The United Kingdom’s government has announced it will ease coronavirus quarantine rules for thousands more essential workers in an attempt to end staff shortages that are hobbling parts of the economy.
About 26 million Britons have downloaded a health service phone app that “pings” people to tell them to self-isolate for 10 days if they come into close contact with someone who tested positive for COVID-19.
With the UK recently recording tens of thousands of new virus cases a day, the system has led to a so-called “pingdemic” during which rates of employee absence for restaurants and a swathe of other businesses have soared and gaps on some supermarket shelves have appeared.
Starting August 16, anyone who has been fully vaccinated will be able to take daily coronavirus tests rather than self-isolating.
But many businesses are pushing for the change to happen sooner.
Last week, the government said food and transport workers, border staff, police and firefighters could opt for the daily tests.
Late on Monday, it expanded that system to include more jobs including, rubbish collectors and prison staff as well as people working in the armed forces.
The government said 2,000 sites would be set up to meet the increased demand for tests.
One person who has been “pinged” by the app is Prime Minister Boris Johnson, who had to self-isolate after Health Secretary Sajid Javid tested positive this month.
Johnson’s 10-day spell in isolation ended at midnight on Monday.
Johnson said he understood people’s frustration, but urged them to “stick with the programme.”
“We do need to use the tools that we have. Self-isolation is the one that we’ve got. I urge people to do it,” he said.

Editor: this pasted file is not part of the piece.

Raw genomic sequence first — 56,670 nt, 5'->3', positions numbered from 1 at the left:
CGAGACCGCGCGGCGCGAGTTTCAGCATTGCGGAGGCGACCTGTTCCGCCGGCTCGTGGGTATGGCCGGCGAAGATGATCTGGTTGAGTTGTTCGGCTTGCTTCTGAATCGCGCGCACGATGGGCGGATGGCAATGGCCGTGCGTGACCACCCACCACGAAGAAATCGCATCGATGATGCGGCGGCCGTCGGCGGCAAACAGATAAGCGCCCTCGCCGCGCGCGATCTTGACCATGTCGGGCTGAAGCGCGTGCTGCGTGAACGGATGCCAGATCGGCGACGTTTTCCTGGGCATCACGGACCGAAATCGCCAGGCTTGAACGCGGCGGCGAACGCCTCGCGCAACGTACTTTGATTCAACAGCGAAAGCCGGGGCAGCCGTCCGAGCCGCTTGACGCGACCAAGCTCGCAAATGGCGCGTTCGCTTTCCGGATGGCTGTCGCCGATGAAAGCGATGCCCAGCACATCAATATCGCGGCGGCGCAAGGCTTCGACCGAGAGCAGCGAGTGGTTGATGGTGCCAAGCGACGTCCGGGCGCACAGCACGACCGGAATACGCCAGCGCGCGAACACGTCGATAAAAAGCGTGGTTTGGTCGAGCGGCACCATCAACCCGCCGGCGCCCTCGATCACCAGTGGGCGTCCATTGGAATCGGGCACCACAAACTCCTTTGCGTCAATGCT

Those notified by the app are not legally required to self-isolate. And there have been reports that people have deleted the app from their phones.
The app’s contact tracing function can also be turned off.
Johnson removed most remaining pandemic restrictions in England, including mandatory mask rules and capacity limits, on July 19, despite several weeks of rising infections driven by the highly contagious Delta variant of the virus.
Despite that easing, cases have fallen for six straight days, with Monday’s figure of 24,950 confirmed infections down more than a third from the figure a week earlier.
Scientists said the decline could reflect the end of the Euro 2020 football tournament, which drew crowds to games, pubs and parties, and the recent end of the school year for most pupils.
The UK has also given 70 percent of adults both doses of a coronavirus vaccine.
But authorities cautioned that the effect of the end of restrictions on July 19 has not yet been felt in the figures.
Johnson said that “it is very, very important that we don’t allow ourselves to run away with premature conclusions” about the infection rate.
“People have got to remain very cautious, and that remains the approach of the government,” he said.